Hello, and welcome to this edition of Sullivan’s Satchel. Of course, the top billing for this week’s article goes to Cedric Phillips, who was able to secure an invite to the Zendikar Rising Championship by winning a Magic Online Super PTQ with my beloved Pioneer deck, Boros Wizards. I usually float in and out of interest with various formats. I try to convince myself that it’s because of “burnout” or “variety,” but if I’m being honest it’s rare that you can play the same deck for six months without the metagame eventually cycling to a point where the deck becomes bad.
That hasn’t happened here, even with the companion errata, so it serves as some badge of legitimacy to see Cedric take it down. I’d play it until people start taking it seriously and/or Boros Charm gets banned, whichever comes first.
With that, from Kevin Nisperos:
First, I think I’d be cautious about predicting too much into the future. There isn’t a vaccine yet and even though there’s a rough estimate on when one will be available based on historical precedent, the details matter quite a bit.
I could see things going one of two ways, broadly; either COVID-19 leaves people so spooked of large crowds and indoor gatherings that it has a lengthy chilling effect on such activities even when they are ostensibly “safe,” or people have such an appetite for such activities that demand spikes once it is permissible to do it. I guess I could see it going either way, although the latter sort of assumes a critical mass of such people to make it matter, so who knows?
I’m guessing at least in the short term that the massive GP-type events just won’t have the demand necessary to make those events feasible, but demand for some physical Magic will be that events in the 50-150-person range will be there, maybe even in greater numbers than before the pandemic. But this is all speculative and falls out of how effective and widespread any sort of solution is, which is a wild variable in this and related speculation.
From Chris Heinonen:
I largely disagree with the premise. Rare dual lands do help sell packs, but I think they serve two more important features (which I guess you could argue are connected to selling boosters, but feel a little different to me):
- Many competitive players are “I’ll believe it is good once it shows up in a winning deck” towards new cards and sets; good dual lands give them a known quantity in competitive settings that gets them to believe things will be different even if they’re less convinced on each new mechanic and seemingly pushed mythic, and more importantly…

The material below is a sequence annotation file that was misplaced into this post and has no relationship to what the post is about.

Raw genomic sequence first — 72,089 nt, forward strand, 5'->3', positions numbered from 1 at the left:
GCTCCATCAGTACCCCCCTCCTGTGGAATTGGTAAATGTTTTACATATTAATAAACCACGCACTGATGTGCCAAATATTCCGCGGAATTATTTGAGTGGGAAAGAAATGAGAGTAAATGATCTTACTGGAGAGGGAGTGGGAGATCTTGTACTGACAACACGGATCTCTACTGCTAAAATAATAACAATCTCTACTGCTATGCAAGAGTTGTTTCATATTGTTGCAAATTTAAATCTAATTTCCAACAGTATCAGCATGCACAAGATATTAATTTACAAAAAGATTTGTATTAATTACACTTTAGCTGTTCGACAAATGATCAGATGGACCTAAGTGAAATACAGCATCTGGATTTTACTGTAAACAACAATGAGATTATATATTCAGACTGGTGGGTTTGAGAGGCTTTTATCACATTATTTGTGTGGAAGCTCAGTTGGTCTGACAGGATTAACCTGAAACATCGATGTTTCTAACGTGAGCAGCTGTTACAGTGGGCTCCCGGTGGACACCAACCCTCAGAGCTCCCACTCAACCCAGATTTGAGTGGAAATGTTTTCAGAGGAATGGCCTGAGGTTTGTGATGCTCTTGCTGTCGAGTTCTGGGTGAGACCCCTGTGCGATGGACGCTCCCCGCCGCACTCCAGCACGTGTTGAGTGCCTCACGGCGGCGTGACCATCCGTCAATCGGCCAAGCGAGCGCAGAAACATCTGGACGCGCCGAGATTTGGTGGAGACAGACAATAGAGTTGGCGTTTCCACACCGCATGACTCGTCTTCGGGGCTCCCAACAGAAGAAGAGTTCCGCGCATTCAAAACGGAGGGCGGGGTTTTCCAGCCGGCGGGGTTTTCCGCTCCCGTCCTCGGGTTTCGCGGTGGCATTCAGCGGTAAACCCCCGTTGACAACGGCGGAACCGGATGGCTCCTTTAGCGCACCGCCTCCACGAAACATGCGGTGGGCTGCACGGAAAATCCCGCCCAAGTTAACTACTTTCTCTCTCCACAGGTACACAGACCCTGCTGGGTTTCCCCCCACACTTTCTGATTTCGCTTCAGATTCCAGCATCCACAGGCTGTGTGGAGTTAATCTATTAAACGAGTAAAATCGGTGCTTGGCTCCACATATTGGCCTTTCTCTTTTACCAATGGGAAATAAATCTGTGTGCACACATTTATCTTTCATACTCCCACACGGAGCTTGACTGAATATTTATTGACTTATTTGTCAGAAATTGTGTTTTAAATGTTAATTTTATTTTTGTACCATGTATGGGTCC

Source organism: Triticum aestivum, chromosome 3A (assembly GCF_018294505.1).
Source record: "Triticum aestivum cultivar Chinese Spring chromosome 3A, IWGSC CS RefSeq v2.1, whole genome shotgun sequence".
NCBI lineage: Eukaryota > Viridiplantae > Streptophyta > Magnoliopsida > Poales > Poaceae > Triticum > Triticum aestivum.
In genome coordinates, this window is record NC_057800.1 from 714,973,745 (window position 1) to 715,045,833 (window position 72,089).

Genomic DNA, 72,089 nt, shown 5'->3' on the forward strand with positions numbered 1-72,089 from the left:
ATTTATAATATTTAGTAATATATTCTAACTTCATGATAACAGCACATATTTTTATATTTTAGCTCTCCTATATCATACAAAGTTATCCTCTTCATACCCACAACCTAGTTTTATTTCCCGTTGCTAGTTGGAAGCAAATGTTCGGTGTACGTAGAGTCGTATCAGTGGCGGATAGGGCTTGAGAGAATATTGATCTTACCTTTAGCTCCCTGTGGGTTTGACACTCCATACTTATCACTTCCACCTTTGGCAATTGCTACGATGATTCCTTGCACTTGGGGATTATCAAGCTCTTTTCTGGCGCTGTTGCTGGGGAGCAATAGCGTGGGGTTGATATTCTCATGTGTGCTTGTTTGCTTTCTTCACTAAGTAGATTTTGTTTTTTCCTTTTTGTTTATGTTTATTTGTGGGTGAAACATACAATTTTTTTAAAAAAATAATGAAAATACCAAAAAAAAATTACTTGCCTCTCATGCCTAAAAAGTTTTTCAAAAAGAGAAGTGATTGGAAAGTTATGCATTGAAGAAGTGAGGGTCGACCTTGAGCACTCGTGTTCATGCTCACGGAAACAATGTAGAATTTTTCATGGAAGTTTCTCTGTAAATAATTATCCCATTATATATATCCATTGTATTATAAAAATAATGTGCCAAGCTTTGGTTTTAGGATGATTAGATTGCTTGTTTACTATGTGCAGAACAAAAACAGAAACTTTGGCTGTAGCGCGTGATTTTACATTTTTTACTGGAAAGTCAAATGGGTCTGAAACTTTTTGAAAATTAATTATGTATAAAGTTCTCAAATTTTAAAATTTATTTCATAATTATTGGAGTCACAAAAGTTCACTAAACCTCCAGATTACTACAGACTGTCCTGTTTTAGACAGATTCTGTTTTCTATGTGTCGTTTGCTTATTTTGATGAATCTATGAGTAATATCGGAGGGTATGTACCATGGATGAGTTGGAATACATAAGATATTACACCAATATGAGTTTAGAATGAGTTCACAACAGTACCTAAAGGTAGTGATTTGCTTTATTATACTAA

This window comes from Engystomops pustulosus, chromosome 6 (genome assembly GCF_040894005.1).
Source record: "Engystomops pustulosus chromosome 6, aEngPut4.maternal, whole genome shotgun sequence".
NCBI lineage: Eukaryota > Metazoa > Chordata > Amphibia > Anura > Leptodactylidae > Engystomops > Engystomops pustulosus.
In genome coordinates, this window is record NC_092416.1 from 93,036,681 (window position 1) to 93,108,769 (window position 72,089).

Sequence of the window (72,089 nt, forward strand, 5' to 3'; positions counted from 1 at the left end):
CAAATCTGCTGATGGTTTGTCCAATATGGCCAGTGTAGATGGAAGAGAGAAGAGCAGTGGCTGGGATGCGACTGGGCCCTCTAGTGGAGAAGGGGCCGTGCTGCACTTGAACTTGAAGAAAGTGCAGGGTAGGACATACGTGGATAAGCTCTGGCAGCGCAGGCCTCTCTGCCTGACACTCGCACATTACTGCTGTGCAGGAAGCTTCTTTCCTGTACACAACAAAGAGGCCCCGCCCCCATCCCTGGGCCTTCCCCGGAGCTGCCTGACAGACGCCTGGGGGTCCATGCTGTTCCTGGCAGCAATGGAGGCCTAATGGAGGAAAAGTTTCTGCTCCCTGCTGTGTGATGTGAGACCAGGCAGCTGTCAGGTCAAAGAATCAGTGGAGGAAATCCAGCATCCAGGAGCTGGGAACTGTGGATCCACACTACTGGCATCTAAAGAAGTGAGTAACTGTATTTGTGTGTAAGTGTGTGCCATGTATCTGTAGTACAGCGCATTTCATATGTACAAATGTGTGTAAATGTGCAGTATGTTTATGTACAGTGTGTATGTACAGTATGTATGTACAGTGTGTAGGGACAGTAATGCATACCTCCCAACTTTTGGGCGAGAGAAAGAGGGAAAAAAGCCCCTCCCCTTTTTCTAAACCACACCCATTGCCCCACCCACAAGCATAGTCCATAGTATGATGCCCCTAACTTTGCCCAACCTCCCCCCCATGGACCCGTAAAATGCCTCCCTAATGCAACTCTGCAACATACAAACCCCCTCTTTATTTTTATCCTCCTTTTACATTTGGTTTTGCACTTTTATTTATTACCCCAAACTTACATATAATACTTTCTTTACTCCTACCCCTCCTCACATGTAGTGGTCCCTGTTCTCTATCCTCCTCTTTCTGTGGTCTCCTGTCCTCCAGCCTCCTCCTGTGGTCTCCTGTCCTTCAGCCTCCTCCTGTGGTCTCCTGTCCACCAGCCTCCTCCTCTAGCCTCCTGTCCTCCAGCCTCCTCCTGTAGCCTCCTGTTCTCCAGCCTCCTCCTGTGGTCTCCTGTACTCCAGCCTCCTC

- Playing multicolored decks is fun and allows for a more robust engagement with the deckbuilding experience. Basic lands on their own do not provide sufficient consistency to play two-color decks, to say nothing of more ambitious constructions.
I think the lands in Zendikar Rising are pretty tame all told; very strong for enabling aggressive two-color decks, not the best for more taxing mana symbol requirements or decks that play more than two colors. Omnath, Locus of Creation was a special case in that the card was specifically strong with the new lands, but if anything I think the current assortment of mana fixing is a bit under what my ideal target would be. Not a disaster by any means, but I think it could be stronger without running into major balance issues.
Walking Dead is an interesting case study because the IP isn’t explicitly dissonant with Magic (both properties deal a lot with Humans and Zombies) but it isn’t exactly on the nose (not high fantasy, set in very different eras, different technological conceits, etc.). So, I don’t know if “completely related IPs” is exactly the right description, but if the Magic fan base has an appetite for something that isn’t right on the nose, that should give greater leeway to explore IPs that are more and more of a “stretch,” if you want to call it that.
I don’t know if this stuff is good or bad for Magic. Balancing drawing new people into the game by leveraging other IPs versus the dissonance it can create for longtime fans of Magic is tough. I’m neutral on Walking Dead and I’m pretty neutral on the Secret Lair and I have to imagine those things are related. I can easily imagine properties that would get me enthused and properties that would make me roll my eyes. Details matter, quality of execution matters, frequency matters. I can only speak for myself though.
Lastly, from Parth, Breaker of Crypts, and this weeks winner of $25 in SCG credit:
Some of these are more explored than others, but in no particular order:
- G/W: Love both “cares about big stuff/having the biggest stuff on the battlefield” and also “cares about critical mass of small one-power/zero-power matters,” Cryptolith Rites as a bigger part of the experience, etc.
- U/W: “Cares about taking multiple actions in a turn” and also “cares about taking no actions in a turn/only using activated abilities/etc.”
- R/W: “Battalion/cares about characteristics of attackers/cares about combat keywords.”
- B/W: “Sacrifice matters, devotion, cares about exile.”
- G/U: Creature keyword counters from Ikoria meets Simic stuff about moving counters around.
- G/R: Cares about trample, big spells matter.
- G/B: Delirium-adjacent “cares about different card types, different stats among creatures in graveyard, etc.” (easier to do in digital, of course).
- U/R: Big spells matter, prowess exploration that isn’t just about casting Opts but cares about converted mana costs, X-spells, etc.
- U/B: I actually think cipher is really cool if you could find a way to make it a bit less repetitive – maybe a one-shot hit trigger or some other conditional, and then the ciphered card goes away?
- R/B: Like the “hedonist party” thing, something that cares about creatures in a way that’s different from battalion? Trickiest one for me to pin down, to be honest.